C: Robert S. Donovan

The history of climate change is one of increasing warnings from scientists for the need to reduce carbon emissions as soon as possible and the dire consequences if we do not act.

As report after report by scientists have been ignored, their warnings have become stronger.

And now a draft report for the Intergovernmental Panel on Climate Change (IPCC) has been leaked to news wire, the AFP.

Although already in draft form, the 4,000 page document is not due to be published until February next year, three months after crunch climate talks at COP26. It will come too late to make any real meaningful impact at the talks.

For those already living with the effects of climate change it will make grim reading. For others it should shake them out of any sense of complacency. “The worst is yet to come, affecting our children’s and grandchildren’s lives much more than our own,” the report says.

The AFP outlines how the report states that climate change will fundamentally reshape life on Earth in the coming decades, even if we reduce greenhouse gas emissions. “Species extinction, more widespread disease, unlivable heat, ecosystem collapse, cities menaced by rising seas — these and other devastating climate impacts are accelerating and bound to become painfully obvious before a child born today turns 30.”

The report warns that we are inching much closer to “dangerous thresholds” and “tipping points” than people realize for runaway climate change to accelerate.

We are running out of time. At the United Nations Paris climate talks in 2015, governments agreed to try and limit warming to 1.5 degrees Celsius to prevent catastrophic climate change. The scientists from the IPCC note that there is already 1.1 degrees of warming locked in, even if we stopped emitting anything tomorrow.

“Even at 1.5 degrees Celsius of warming, conditions will change beyond many organisms’ ability to adapt,” the draft report says.

The draft report also argues we are nowhere near keeping emissions to 1.5°C and that we are on track for 3°C of warming. This would be catastrophic, producing “progressively serious, centuries’ long and, in some cases, irreversible consequences.”

Even with 2 degrees warming, tens of millions more people are likely to face chronic hunger by 2050, and 130 million more could experience extreme poverty within a decade. By 2050, hundreds of millions of people living in coastal cities are at risk of flooding. Hundreds of millions of people living in cities face water scarcity.

With two degrees of warming, melting ice sheets in Greenland and the West Antarctic could increase sea level rise by a staggering 43 feet and turn the Amazon into dry savannah, meanwhile melting permafrost in Siberia could release even more carbon into the atmosphere.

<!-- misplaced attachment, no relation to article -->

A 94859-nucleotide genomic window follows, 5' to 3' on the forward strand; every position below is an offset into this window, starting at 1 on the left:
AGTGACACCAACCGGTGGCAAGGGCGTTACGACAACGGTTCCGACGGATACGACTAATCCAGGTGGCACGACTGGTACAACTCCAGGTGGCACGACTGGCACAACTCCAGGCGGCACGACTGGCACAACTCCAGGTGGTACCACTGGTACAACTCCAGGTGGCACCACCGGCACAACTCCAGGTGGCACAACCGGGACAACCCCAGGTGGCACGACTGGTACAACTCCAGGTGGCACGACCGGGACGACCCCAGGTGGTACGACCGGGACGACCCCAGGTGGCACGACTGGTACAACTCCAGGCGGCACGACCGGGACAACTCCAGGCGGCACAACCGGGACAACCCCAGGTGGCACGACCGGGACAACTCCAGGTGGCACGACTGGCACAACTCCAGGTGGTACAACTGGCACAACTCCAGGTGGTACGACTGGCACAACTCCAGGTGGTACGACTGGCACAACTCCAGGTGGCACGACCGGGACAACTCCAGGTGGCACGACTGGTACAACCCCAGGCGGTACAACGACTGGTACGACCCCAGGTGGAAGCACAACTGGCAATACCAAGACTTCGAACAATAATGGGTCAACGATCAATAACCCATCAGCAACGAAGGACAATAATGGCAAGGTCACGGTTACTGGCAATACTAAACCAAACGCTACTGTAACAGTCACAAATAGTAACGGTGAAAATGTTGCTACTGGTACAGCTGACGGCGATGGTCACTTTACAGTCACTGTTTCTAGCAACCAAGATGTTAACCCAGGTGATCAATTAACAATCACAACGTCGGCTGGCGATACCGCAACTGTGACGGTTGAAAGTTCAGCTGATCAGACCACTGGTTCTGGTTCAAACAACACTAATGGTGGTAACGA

The report outlines how we need “transformational change operating on processes and behaviors at all levels: individual, communities, business, institutions and governments.” It goes as far as stating “we must redefine our way of life and consumption.”

It concludes bluntly: “Life on Earth can recover from a drastic climate shift by evolving into new species and creating new ecosystems…humans cannot.”

No wonder scientists are worried: Simon Lewis, Professor of Global Change Science at University College London, told the Guardian: “Put together, the stark message from the IPCC is that increasingly severe heatwaves, fires, floods and droughts are coming our way with dire impacts for many countries.”

Despite the warnings, the media and Governments and global institutions are still failing to act in a way that, in any way, reflects our climate emergency.

We know many media outlets are not linking the intense heat in the Western US to climate, as I blogged earlier in the week. Others also remain critical of the media’s coverage on climate.

And to give you two examples of political and policy failure: Earlier today the UK Climate Change Committee published two progress reports, showing the country is seriously lagging on its key goal of 78% cuts to greenhouse gases by 2035. The Committee Chair, Lord Deben, said that the Government’s climate policies were “just not there. It’s very clear we need to step up very rapidly.”

Others used stronger language. Mike Childs, the head of policy at Friends of the Earth, told the Guardian: “With no climate action plan and his government’s support for more roads, runways, and an overseas gas mega-project, Boris Johnson risks being a laughing stock at the UN climate summit he is hosting in Glasgow later this year.”

And as OCI and other civil society groups pointed out earlier this week, the World Bank’s new Climate Change Action Plan for 2021-2025 represents “a colossal failure to end the Bank’s long-standing support for fossil fuels.”

The Plan includes no concrete new restrictions on World Bank finance for fossil fuels. Bronwen Tucker, Research Analyst from OCI, said: “The World Bank Group first pledged to align its finance with the Paris Agreement in 2017, and in 2021 we’re still waiting.”

Tucker added that the new plan “leaves the door open for continued large scale gas support.” And as we know, gas is no bridging fuel for our climate emergency.